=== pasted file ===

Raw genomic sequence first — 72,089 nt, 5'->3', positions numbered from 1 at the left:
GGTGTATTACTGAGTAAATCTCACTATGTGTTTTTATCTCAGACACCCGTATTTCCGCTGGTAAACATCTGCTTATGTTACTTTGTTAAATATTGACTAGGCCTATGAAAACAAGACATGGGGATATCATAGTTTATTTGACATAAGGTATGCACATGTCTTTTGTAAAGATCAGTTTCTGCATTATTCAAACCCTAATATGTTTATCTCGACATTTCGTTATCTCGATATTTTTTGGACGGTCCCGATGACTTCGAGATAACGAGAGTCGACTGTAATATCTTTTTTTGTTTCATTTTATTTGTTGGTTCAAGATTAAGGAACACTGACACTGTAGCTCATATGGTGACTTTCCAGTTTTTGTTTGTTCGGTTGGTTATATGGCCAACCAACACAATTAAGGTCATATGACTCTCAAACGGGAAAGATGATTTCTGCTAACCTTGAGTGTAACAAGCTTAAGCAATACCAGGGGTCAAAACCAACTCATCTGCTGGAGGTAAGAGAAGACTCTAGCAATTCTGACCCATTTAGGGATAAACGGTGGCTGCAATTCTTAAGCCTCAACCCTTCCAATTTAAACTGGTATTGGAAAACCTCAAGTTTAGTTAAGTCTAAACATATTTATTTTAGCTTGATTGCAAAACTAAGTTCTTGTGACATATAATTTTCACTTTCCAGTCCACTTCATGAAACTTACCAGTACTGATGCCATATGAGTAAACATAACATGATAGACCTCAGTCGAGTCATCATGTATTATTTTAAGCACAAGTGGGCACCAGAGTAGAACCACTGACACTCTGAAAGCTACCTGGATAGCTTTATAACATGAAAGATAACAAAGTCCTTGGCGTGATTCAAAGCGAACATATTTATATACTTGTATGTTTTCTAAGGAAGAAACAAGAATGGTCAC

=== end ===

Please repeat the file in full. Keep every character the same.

Raw genomic sequence first — 72,089 nt, 5'->3', positions numbered from 1 at the left:
GGTGTATTACTGAGTAAATCTCACTATGTGTTTTTATCTCAGACACCCGTATTTCCGCTGGTAAACATCTGCTTATGTTACTTTGTTAAATATTGACTAGGCCTATGAAAACAAGACATGGGGATATCATAGTTTATTTGACATAAGGTATGCACATGTCTTTTGTAAAGATCAGTTTCTGCATTATTCAAACCCTAATATGTTTATCTCGACATTTCGTTATCTCGATATTTTTTGGACGGTCCCGATGACTTCGAGATAACGAGAGTCGACTGTAATATCTTTTTTTGTTTCATTTTATTTGTTGGTTCAAGATTAAGGAACACTGACACTGTAGCTCATATGGTGACTTTCCAGTTTTTGTTTGTTCGGTTGGTTATATGGCCAACCAACACAATTAAGGTCATATGACTCTCAAACGGGAAAGATGATTTCTGCTAACCTTGAGTGTAACAAGCTTAAGCAATACCAGGGGTCAAAACCAACTCATCTGCTGGAGGTAAGAGAAGACTCTAGCAATTCTGACCCATTTAGGGATAAACGGTGGCTGCAATTCTTAAGCCTCAACCCTTCCAATTTAAACTGGTATTGGAAAACCTCAAGTTTAGTTAAGTCTAAACATATTTATTTTAGCTTGATTGCAAAACTAAGTTCTTGTGACATATAATTTTCACTTTCCAGTCCACTTCATGAAACTTACCAGTACTGATGCCATATGAGTAAACATAACATGATAGACCTCAGTCGAGTCATCATGTATTATTTTAAGCACAAGTGGGCACCAGAGTAGAACCACTGACACTCTGAAAGCTACCTGGATAGCTTTATAACATGAAAGATAACAAAGTCCTTGGCGTGATTCAAAGCGAACATATTTATATACTTGTATGTTTTCTAAGGAAGAAACAAGAATGGTCAC